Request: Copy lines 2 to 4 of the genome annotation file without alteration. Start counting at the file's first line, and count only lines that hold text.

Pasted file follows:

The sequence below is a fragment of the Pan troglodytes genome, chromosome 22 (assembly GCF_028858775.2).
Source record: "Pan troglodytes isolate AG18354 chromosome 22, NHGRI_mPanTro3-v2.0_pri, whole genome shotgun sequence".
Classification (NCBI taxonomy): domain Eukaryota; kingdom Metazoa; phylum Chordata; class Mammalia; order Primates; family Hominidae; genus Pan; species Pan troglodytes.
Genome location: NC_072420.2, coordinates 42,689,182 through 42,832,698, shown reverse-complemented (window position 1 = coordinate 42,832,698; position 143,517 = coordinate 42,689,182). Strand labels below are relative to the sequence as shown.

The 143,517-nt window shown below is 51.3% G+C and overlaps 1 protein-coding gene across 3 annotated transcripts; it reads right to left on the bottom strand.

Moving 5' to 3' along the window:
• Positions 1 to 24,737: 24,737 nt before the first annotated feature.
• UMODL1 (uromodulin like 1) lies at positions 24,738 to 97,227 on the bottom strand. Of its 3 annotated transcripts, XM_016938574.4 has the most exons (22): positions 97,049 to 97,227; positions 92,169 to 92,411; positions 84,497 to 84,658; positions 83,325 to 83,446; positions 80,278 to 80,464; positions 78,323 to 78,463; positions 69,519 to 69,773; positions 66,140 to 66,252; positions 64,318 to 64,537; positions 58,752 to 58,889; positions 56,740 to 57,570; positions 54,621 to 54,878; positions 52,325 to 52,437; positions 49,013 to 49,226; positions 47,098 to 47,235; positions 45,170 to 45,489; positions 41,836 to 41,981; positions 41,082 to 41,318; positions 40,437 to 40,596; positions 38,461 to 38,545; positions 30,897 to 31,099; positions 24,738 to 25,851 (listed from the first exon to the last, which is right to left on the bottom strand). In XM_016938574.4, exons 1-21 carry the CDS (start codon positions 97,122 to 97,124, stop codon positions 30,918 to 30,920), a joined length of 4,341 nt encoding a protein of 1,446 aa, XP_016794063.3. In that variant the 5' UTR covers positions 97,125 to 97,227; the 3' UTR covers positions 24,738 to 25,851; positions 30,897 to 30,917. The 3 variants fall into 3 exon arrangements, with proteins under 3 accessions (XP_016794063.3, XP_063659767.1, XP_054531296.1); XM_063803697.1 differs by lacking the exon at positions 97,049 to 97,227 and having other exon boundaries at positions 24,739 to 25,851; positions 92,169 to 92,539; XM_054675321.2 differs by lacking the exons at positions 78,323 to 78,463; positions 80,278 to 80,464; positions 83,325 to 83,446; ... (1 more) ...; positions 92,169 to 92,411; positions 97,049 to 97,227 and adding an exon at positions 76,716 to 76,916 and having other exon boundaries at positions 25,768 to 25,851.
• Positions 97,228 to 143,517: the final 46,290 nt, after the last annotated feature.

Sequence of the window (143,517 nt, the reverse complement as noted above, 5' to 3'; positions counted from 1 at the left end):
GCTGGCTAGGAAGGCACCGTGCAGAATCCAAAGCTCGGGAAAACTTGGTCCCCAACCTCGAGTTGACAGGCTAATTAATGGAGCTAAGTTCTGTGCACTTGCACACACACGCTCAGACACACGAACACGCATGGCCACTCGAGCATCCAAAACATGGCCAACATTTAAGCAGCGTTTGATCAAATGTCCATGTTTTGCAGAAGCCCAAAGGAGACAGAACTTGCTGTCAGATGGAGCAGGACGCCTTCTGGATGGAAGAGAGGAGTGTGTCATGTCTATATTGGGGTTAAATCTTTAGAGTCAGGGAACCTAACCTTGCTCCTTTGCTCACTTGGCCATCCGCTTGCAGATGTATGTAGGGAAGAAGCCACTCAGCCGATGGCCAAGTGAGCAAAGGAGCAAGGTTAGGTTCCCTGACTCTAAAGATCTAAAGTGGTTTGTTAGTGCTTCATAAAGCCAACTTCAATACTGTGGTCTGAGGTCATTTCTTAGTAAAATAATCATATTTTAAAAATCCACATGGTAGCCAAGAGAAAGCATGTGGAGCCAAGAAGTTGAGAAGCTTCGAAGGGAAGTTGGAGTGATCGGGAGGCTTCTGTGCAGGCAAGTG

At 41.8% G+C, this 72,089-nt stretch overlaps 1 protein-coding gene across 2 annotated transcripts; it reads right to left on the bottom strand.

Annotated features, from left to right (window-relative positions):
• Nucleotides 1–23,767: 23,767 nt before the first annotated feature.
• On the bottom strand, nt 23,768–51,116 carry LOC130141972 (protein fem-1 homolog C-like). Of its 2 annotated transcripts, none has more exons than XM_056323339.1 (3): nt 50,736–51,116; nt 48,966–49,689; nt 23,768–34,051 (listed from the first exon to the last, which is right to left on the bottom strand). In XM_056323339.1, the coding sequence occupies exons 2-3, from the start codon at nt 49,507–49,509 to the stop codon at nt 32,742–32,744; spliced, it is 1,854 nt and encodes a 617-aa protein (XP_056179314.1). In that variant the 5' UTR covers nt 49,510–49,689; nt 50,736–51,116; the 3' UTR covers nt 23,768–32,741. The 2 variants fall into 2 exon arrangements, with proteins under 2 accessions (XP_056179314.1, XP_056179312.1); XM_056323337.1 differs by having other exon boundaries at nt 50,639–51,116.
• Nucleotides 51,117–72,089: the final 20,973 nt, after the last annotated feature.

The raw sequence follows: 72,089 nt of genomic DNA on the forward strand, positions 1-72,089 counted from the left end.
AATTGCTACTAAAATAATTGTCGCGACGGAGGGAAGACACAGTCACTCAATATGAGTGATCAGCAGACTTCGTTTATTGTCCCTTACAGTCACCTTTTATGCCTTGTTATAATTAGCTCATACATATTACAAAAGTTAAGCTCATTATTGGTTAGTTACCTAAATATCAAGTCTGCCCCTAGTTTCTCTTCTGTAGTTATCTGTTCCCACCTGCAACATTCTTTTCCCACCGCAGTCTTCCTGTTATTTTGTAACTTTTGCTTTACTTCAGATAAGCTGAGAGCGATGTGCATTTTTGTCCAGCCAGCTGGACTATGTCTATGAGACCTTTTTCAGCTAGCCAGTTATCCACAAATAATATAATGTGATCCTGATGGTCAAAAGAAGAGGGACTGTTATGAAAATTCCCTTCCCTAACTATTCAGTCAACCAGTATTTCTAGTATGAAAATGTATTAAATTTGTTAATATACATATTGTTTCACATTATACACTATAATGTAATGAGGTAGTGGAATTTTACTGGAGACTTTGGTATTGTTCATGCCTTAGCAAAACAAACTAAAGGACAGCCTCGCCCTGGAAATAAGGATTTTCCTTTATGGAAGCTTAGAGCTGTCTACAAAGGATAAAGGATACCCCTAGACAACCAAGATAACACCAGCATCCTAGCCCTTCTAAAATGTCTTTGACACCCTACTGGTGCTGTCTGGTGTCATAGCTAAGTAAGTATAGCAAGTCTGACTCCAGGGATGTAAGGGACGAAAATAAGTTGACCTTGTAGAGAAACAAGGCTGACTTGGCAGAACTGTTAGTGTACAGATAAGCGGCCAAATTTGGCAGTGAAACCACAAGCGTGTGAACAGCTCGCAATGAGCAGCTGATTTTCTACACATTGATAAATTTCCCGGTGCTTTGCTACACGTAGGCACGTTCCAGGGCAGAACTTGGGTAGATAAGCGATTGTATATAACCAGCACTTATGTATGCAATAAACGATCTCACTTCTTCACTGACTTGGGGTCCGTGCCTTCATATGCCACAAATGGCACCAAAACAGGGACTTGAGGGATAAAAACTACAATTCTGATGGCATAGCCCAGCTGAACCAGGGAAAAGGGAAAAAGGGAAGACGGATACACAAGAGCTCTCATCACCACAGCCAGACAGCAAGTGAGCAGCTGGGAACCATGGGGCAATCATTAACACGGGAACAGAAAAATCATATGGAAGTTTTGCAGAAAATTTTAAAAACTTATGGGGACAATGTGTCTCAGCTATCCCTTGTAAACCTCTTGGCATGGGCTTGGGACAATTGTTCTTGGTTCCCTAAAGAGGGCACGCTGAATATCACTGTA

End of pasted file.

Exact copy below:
Source record: "Pan troglodytes isolate AG18354 chromosome 22, NHGRI_mPanTro3-v2.0_pri, whole genome shotgun sequence".
Classification (NCBI taxonomy): domain Eukaryota; kingdom Metazoa; phylum Chordata; class Mammalia; order Primates; family Hominidae; genus Pan; species Pan troglodytes.
Genome location: NC_072420.2, coordinates 42,689,182 through 42,832,698, shown reverse-complemented (window position 1 = coordinate 42,832,698; position 143,517 = coordinate 42,689,182). Strand labels below are relative to the sequence as shown.